Watching the screen will be just plain murder

Today's TV

November 02, 1995|By Steve McKerrow | Steve McKerrow,SUN STAFF

Murder times three! That's the lineup tonight, a murder mystery every hour including: "Murder, She Wrote," "Murder On the Links" and just plain "Murder One."

* "Murder, She Wrote" (8 p.m.-9 p.m., WJZ, Channel 13) -- Ah, now wouldn't you think Ballynook Castle in colorful Ireland sounds like the perfect place for a vacation? So does Jessica (Angela Lansbury) -- until she's locked in an ancient dungeon and experiences her own ghost story. CBS.

* "Star-Crossed Thursday" (8 p.m.-10 p.m., WBAL, Channel 11) -- It's bad enough you can't tell some of this season's series apart -- now they're mixing them all up! Characters from the network's shows play musical episodes, including: Lea Thompson (of "Caroline in the City") on "Friends" (8 p.m.); David Schwimmer ("Friends") on "The Single Guy" (8:30 p.m.) and both Matthew Perry ("Friends") and Jonathan Silverman ("The Single Guy") on "Caroline in the City" (9:30 p.m.). So who's on "Seinfeld" (9 p.m.)? Alexandra Wentworth, a regular on "The Tonight Show with Jay Leno." NBC.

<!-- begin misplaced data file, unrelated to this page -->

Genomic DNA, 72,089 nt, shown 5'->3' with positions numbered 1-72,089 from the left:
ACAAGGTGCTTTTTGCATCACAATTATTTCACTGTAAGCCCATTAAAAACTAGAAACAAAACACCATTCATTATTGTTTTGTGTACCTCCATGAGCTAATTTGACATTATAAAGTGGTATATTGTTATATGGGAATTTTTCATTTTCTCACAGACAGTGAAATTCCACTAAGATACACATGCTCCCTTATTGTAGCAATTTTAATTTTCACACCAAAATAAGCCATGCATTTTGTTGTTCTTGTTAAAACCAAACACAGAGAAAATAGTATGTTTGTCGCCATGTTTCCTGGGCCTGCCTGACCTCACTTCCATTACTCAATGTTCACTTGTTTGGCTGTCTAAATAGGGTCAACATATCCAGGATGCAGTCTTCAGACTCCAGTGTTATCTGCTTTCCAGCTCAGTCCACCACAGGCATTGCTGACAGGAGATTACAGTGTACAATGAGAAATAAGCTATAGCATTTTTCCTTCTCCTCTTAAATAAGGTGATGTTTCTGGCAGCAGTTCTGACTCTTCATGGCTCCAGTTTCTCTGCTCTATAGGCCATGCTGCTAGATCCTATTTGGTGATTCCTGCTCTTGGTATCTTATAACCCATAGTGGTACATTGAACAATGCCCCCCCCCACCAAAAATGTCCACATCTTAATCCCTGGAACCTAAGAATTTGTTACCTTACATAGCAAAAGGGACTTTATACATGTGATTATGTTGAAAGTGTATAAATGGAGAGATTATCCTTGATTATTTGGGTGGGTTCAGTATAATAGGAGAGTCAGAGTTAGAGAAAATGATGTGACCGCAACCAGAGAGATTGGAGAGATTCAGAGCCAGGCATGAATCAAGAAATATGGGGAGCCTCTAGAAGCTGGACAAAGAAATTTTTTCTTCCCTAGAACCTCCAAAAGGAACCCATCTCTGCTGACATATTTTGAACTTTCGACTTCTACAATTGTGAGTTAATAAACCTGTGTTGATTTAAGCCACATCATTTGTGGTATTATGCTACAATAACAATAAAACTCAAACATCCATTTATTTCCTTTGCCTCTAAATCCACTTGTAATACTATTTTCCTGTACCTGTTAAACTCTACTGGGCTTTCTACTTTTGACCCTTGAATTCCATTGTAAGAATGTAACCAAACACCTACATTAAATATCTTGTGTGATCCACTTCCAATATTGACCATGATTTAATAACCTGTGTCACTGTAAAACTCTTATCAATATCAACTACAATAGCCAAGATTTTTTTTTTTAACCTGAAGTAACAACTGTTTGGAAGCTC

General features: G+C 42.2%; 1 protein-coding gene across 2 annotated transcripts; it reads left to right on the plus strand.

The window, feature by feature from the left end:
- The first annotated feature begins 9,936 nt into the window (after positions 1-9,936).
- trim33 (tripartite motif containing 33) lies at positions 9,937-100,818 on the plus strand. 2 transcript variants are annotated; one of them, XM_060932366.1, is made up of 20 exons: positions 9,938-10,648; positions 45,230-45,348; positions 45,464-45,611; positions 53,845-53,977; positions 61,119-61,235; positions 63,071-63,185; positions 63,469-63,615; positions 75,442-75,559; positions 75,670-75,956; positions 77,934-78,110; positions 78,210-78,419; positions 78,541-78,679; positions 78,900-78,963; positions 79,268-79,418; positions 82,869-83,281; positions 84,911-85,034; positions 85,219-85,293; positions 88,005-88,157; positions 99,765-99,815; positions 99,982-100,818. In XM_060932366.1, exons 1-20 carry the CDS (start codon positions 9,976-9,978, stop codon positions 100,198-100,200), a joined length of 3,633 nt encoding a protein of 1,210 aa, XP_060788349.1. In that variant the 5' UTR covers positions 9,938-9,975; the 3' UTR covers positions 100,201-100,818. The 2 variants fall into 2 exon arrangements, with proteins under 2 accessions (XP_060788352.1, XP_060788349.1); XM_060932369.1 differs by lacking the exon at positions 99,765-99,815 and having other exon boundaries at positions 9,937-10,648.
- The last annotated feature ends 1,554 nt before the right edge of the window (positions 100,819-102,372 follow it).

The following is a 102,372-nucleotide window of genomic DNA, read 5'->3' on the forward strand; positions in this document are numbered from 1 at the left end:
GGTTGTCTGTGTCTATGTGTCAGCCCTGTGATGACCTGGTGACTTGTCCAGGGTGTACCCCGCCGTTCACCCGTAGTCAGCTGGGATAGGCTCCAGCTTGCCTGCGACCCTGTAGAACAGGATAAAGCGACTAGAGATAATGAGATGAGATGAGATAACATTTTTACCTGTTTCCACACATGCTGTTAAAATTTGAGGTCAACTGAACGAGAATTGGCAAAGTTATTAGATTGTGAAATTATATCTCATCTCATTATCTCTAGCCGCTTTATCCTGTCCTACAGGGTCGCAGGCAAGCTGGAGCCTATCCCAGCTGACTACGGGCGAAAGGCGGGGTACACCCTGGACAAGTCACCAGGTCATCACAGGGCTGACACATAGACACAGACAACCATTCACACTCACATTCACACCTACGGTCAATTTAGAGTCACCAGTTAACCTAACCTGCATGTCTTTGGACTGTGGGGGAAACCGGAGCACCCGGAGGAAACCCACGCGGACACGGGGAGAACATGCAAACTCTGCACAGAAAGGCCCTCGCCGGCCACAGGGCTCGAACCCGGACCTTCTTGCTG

* "Mystery! Poirot: Murder on the Links" (9 p.m.-11 p.m., MPT, Channels 22, 67) -- In a new two-parter airing in a single night, Agatha Christie's Belgian detective (David Suchet) discovers he must unravel a generational mystery. Two children of feuding neighbors fall in love, renewing old antagonisms. PBS.

* "E.R." (10 p.m.-11 p.m., WBAL, Channel 11) -- Hmmmm. The promos for tonight's episode show Dr. Ross (George Clooney) pretty much melting down, in professional trouble and quarreling with Dr. Greene (Anthony Edwards). Didn't Mandy Patinkin on "Chicago Hope" do the same thing not so long ago? NBC.

* "Murder One" (10 p.m.-11 p.m., WMAR, Channel 2) -- Concerned that Julie (Bobbie Phillips) may be the next victim, Hoffman (Daniel Benzali) tries to arrange protection for the woman whose sister's murder lies at the heart of the series' drama. ABC.


* "Movie Magic" (9 p.m.-9:30 p.m., The Discovery Channel) -- How did they do those special effects in "The Indian and the Cupboard," seamlessly mixing shrunken actors with life-size players? It's all in the digital computer techniques, reveals host Frank Oz.

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